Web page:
Coronavirus cases are rising across the United States yet again, causing an uptick in hospital visits among infected Americans, and a handful of states with especially severe Covid-19 surges are reporting higher-than-average hospitalization rates.
Over the last week, U.S. hospitals have held an average of 21,695 Covid-19 patients in inpatient beds, up 30% from two weeks ago but down more than 80% from the country’s mid-January surge, according to federal data compiled by the New York Times.
Overall, about 3.2% of the country’s inpatient beds are currently taken up by coronavirus patients, the Department of Health and Human Services reports.
The most-impacted state is Nevada, where about 9.5% of total inpatient beds are used by people with Covid-19, according to HHS statistics — Nevada is also facing a virus outbreak, with average new cases reported per day jumping from 449 to 717 in the last two weeks.
Missouri is close behind, with 8.7% of hospital beds occupied by Covid-19 patients, as the state grapples with one of the country’s worst coronavirus surges and some hospitals in hard-hit southwestern Missouri brace for a possible capacity crunch.
Several other states with rising case counts are also devoting a larger-than-average share of their hospital beds to Covid-19: Arkansas (7.2%), Florida (7.1%), Utah (4.8%), Mississippi (4.6%), Texas (4.6%), Georgia (4.4%), Oklahoma (4.4%) and Arizona (4.3%).
Total current Covid-19 hospitalizations grew by 80% or more in Nevada, Mississippi, Arkansas and Oklahoma over the last two weeks, according to a Times analysis (Alaska, Nebraska and Delaware outpaced those four states and led the nation in hospital patient growth, partly because their hospitalization numbers were extremely low to begin with).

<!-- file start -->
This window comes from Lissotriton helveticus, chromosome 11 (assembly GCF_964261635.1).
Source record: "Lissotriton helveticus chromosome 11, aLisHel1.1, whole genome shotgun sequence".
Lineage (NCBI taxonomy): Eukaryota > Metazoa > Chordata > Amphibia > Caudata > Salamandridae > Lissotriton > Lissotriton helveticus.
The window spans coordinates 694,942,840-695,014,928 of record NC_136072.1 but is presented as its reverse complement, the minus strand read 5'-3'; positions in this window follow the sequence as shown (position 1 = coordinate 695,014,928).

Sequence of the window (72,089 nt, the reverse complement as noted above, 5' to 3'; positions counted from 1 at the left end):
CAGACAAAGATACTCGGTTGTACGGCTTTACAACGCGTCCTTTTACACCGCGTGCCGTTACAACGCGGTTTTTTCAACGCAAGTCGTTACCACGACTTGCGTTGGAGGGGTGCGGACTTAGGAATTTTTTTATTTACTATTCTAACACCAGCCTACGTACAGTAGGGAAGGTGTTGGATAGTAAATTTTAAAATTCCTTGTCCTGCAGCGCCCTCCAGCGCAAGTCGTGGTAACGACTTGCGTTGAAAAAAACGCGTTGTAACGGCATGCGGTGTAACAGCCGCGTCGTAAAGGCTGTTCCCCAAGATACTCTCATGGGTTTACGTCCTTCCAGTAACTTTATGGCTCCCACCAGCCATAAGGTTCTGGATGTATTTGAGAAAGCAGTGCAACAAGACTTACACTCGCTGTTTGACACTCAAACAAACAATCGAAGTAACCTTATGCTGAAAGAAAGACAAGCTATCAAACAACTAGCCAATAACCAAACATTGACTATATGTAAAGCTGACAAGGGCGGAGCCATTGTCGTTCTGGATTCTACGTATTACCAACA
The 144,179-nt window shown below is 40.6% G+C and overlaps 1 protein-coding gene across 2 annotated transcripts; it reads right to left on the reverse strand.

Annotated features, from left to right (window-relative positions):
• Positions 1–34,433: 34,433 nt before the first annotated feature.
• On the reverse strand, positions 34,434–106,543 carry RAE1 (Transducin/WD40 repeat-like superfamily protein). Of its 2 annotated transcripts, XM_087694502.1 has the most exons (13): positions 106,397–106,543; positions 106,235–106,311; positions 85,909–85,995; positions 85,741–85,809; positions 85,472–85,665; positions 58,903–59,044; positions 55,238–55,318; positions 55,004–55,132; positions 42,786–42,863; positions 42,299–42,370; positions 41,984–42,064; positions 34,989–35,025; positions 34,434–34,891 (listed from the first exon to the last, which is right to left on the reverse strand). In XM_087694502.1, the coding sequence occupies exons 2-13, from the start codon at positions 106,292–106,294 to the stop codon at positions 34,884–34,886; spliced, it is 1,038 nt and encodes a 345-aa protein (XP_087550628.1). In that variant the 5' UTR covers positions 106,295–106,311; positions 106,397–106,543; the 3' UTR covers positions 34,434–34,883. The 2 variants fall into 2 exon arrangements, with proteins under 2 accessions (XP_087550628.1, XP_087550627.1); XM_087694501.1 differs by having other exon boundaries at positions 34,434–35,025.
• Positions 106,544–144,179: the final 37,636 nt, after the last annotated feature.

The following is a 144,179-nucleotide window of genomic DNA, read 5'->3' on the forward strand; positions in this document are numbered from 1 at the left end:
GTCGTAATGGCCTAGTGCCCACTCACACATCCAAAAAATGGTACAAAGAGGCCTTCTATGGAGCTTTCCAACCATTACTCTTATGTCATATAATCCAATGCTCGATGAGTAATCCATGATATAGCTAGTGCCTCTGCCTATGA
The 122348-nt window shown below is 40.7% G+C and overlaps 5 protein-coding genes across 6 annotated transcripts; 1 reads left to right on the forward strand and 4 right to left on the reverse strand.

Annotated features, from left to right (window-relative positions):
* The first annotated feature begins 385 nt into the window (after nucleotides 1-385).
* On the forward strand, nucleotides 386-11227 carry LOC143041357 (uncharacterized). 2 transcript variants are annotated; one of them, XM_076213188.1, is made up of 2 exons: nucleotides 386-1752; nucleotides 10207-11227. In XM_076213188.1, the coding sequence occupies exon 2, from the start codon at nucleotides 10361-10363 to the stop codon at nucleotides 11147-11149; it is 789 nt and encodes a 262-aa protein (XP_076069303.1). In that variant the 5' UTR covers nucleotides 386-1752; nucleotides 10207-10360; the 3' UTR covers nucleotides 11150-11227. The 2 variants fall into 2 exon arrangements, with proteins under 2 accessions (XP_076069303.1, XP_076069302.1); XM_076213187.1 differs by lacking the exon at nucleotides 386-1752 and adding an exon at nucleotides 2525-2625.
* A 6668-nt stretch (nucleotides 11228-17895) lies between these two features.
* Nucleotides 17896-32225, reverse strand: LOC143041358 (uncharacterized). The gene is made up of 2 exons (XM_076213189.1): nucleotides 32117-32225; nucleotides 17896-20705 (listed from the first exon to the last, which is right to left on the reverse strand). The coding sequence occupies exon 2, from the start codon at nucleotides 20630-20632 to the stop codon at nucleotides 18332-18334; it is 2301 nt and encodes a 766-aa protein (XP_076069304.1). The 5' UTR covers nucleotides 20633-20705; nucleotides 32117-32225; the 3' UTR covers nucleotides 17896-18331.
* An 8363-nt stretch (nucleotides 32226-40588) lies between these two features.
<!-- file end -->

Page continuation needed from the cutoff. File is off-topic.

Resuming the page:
On the other end of the spectrum, several states with low coronavirus infection rates are using up less than 1% of their total hospital beds for Covid-19 patients: Vermont, New Hampshire, Massachusetts, Connecticut and Wisconsin.
On a national level, hospital wards aren’t reporting a noticeable capacity crunch yet. About 72% of the country’s inpatient beds and 68% of ICU beds were occupied last week by patients with Covid-19 and other illnesses, virtually unchanged from three months ago, according to data from Johns Hopkins University.
29,604. That’s how many Covid-19 cases were reported nationwide every day in the last week, more than twice the rate two weeks ago, according to CDC data updated Friday.
Health experts have blamed the latest surge in coronavirus cases on the virus’ contagious new Delta variant, which became the dominant strain in the United States this month. Faltering vaccination numbers are another possible culprit: Some 56% of Americans are partially vaccinated against Covid-19, but the pace of inoculations has slowed dramatically, and a handful of states have vaccination rates well below 50%. And virtually every state and city lifted social distancing restrictions and mask mandates in the spring, though places like Los Angeles, Las Vegas and Mississippi have responded to rising infection rates in the last week by reinstating some public health rules or rolling out voluntary recommendations.